Ubuntu: What is “sh: 1: pause: not found”? [closed]


I am learning C as first programming language. I have typed following source code:

#include <stdio.h>  #include <stdlib.h>    int main()  {      int a,s,d;        printf("type the number which you want to add.\n\n");        scanf("%d %d",&a,&s);      d=a+s;      printf("addition is %d\n\n\n",d);        system("pause");        return 0;  }  

I have typed the same source code in Code::blocks in both Windows 7 and Ubuntu using Code::blocks, but in Ubuntu when I run it, in the end it says

sh: 1: pause: not found  

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The system(...) function in C takes a command as string (which is a char array in C) and passes it to the operating system's default command processor/shell to execute it.

On Windows, this would by done by cmd.exe, which has an internal command pause that prints something like "Press any key to continue..." and waits for a keyboard event before it quits.

However, Ubuntu luckily does not have cmd.exe, but uses sh here as its default shell (which is dash internally), which does not have a pause command. You can use something like this instead:

read -p 'Press Enter to continue...' var  

See What is the bash equivalent of DOS's pause command? and What is the Linux equivalent to DOS pause? (Stack Overflow) for more info, but note that C calls sh here and not bash.

So in your C code, the line could be replaced with:

system("read -p 'Press Enter to continue...' var");  

This would make your program runnable only on Linux systems with sh-compatible shells though, it would no longer work on Windows in this form.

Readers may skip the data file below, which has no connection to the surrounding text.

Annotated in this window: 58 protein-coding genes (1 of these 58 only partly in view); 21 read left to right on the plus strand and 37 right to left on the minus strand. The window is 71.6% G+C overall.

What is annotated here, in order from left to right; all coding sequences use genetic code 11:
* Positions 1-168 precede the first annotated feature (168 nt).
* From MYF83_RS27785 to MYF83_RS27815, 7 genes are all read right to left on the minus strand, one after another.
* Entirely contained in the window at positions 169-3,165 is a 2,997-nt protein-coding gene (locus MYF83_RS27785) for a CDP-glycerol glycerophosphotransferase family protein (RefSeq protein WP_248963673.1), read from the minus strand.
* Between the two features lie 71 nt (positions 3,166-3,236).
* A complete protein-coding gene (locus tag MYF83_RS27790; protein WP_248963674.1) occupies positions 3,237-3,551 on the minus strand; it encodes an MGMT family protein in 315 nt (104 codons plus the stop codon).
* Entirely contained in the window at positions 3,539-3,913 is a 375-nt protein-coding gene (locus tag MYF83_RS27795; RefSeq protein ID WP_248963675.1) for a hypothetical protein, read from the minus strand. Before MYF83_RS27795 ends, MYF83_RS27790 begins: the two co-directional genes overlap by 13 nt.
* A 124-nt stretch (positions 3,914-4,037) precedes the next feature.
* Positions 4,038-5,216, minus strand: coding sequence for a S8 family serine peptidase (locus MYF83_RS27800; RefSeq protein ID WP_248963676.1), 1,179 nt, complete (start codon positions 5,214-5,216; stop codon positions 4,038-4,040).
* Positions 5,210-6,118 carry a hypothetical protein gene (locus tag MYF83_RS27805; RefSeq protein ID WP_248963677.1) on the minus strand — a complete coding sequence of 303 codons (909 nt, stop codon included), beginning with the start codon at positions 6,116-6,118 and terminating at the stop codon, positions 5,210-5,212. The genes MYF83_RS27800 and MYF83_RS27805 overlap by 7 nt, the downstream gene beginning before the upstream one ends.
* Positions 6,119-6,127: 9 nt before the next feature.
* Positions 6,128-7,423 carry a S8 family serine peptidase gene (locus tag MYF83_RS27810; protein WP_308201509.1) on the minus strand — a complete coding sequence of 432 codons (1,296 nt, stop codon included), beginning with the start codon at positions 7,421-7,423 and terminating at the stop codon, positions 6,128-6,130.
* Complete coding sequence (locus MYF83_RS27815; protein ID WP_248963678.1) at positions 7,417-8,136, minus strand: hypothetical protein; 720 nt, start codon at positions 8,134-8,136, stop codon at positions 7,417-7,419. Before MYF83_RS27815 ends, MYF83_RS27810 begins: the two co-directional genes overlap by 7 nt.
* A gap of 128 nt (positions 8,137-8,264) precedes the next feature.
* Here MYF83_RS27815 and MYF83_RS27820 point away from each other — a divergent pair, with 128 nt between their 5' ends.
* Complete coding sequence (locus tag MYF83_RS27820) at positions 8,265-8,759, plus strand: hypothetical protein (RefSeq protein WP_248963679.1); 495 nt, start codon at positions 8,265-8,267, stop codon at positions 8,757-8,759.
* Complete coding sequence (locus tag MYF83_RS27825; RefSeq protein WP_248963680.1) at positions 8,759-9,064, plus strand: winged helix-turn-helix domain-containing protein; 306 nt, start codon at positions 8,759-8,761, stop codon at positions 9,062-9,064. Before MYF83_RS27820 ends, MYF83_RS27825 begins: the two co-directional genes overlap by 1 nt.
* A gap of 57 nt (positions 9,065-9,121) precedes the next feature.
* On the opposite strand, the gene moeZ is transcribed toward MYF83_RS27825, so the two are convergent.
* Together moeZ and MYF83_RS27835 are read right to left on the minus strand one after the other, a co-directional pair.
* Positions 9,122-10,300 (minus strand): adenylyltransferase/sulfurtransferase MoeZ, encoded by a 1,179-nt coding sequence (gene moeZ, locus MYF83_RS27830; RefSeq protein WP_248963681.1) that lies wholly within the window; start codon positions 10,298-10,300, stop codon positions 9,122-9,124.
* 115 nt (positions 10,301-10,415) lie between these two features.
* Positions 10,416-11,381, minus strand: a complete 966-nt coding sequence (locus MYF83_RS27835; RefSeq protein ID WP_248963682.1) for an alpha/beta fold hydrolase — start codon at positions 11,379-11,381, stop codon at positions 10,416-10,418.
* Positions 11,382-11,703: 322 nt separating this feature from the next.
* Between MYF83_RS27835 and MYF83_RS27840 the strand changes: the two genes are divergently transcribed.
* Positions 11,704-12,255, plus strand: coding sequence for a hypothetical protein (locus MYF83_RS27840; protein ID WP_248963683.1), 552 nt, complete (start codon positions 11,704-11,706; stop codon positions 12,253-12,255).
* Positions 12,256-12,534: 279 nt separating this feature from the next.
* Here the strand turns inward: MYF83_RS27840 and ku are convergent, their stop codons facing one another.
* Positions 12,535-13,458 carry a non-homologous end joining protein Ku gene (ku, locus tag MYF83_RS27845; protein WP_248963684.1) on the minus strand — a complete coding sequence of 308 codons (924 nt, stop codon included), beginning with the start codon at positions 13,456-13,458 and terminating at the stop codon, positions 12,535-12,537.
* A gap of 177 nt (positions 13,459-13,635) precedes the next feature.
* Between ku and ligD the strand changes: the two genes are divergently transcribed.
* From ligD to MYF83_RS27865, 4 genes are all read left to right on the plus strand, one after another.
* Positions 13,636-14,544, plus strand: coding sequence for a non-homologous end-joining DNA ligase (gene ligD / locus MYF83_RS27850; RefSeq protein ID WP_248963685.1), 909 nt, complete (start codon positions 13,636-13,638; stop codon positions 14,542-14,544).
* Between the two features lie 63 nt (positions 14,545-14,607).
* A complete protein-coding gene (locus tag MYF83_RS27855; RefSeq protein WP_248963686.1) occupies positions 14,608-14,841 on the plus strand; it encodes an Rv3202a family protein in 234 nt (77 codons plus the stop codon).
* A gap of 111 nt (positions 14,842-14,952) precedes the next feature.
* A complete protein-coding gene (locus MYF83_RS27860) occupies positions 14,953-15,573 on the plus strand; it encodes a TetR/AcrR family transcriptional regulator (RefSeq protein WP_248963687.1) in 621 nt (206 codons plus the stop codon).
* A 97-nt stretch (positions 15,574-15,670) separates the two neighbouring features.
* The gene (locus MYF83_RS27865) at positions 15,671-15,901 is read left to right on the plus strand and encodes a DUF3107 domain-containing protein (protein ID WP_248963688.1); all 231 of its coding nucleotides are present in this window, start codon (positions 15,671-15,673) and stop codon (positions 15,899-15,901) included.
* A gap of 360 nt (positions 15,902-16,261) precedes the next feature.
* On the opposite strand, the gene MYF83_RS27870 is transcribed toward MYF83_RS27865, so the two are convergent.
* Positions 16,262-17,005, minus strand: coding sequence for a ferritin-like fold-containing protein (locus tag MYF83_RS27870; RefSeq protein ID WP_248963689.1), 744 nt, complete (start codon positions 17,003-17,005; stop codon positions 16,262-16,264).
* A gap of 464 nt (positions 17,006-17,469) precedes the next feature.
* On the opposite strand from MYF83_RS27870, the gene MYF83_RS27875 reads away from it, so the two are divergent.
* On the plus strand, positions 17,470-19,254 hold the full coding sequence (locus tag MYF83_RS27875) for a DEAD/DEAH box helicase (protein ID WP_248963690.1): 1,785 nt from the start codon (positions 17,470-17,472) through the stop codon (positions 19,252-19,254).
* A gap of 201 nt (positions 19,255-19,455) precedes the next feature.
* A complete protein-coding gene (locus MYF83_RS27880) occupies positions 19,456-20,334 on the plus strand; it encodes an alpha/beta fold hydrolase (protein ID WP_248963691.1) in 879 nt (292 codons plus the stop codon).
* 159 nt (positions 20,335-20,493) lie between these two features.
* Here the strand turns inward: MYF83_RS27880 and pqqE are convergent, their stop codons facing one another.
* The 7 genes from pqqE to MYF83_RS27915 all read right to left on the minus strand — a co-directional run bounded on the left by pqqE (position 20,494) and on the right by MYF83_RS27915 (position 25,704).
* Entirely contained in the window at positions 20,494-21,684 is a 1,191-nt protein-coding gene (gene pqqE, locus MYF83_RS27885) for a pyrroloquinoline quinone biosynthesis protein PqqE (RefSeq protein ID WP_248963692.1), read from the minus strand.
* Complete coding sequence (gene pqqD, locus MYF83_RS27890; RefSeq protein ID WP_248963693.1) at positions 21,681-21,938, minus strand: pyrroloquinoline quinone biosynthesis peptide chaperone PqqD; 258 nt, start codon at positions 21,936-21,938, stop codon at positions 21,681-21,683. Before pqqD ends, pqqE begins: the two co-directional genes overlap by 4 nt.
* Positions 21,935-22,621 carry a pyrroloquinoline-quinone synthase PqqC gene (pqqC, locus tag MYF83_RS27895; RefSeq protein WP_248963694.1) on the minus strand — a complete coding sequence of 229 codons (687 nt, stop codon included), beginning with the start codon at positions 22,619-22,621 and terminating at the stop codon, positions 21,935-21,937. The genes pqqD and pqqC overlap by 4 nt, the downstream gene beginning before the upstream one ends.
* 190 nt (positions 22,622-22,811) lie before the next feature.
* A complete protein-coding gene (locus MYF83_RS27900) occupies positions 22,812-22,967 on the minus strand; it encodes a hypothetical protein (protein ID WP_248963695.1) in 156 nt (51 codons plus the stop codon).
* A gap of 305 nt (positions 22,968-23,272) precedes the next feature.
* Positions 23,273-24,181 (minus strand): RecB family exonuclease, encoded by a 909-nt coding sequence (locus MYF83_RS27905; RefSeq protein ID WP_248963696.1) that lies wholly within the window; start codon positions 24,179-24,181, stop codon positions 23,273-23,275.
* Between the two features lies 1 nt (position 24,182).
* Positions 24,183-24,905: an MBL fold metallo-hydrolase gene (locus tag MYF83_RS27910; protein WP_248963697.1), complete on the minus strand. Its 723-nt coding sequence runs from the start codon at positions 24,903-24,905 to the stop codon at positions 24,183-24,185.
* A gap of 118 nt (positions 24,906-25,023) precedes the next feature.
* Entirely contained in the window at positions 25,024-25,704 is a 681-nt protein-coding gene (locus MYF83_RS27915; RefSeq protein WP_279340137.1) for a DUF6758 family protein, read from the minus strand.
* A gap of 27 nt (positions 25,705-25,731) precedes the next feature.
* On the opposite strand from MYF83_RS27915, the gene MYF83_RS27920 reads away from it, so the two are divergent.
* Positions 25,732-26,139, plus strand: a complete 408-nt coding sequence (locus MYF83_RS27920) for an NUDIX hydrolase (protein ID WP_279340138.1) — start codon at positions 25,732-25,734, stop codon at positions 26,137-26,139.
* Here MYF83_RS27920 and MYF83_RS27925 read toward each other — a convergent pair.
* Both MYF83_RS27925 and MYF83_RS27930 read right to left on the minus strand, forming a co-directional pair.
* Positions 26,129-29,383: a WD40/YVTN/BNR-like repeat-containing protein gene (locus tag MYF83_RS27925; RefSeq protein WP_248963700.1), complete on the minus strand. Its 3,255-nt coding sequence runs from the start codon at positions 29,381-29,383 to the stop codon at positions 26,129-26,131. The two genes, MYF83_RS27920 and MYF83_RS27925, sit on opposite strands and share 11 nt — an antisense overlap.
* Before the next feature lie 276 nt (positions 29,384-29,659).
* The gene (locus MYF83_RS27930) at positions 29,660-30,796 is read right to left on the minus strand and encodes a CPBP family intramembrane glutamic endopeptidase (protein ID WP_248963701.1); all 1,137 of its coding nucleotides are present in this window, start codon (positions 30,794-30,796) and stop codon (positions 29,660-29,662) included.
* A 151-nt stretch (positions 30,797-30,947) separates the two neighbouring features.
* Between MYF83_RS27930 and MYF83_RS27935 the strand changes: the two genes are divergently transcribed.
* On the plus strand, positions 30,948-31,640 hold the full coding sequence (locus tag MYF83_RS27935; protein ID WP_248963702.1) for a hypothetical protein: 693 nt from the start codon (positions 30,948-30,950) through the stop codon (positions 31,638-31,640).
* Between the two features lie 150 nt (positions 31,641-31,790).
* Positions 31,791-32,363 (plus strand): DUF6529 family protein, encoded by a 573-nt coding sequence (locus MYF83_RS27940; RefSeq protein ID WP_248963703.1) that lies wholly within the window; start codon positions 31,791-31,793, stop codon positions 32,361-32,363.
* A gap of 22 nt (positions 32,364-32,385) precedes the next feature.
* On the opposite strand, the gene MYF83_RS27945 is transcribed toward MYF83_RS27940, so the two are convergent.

However, please note that the use of system("pause"); or similar (even platform-independent) alternatives is generally discouraged for reasons explained well in system(“pause”); - Why is it wrong?


The first rule of the system() call is to never use it unless you have a very good reason. It launches a shell as a subprocess which a) is a somewhat expensive operation, and b) opens up the full shell command language (which is awful if you build the command line from input from the user).

Here, what you are trying to achieve with that, is printing a prompt, and waiting for a keypress. You already know how to print something, and reading isn't much harder. Either loop over getchar() until you see a newline (\n), or read a full line with fgets().

However, since you used scanf() previously, the newline ending the user's input will still be in the input buffer. This is because the terminal will normally give the program only full lines, but scanf("%d") doesn't use the parts after the digits. fgets() also matches better with the terminal's behaviour here.

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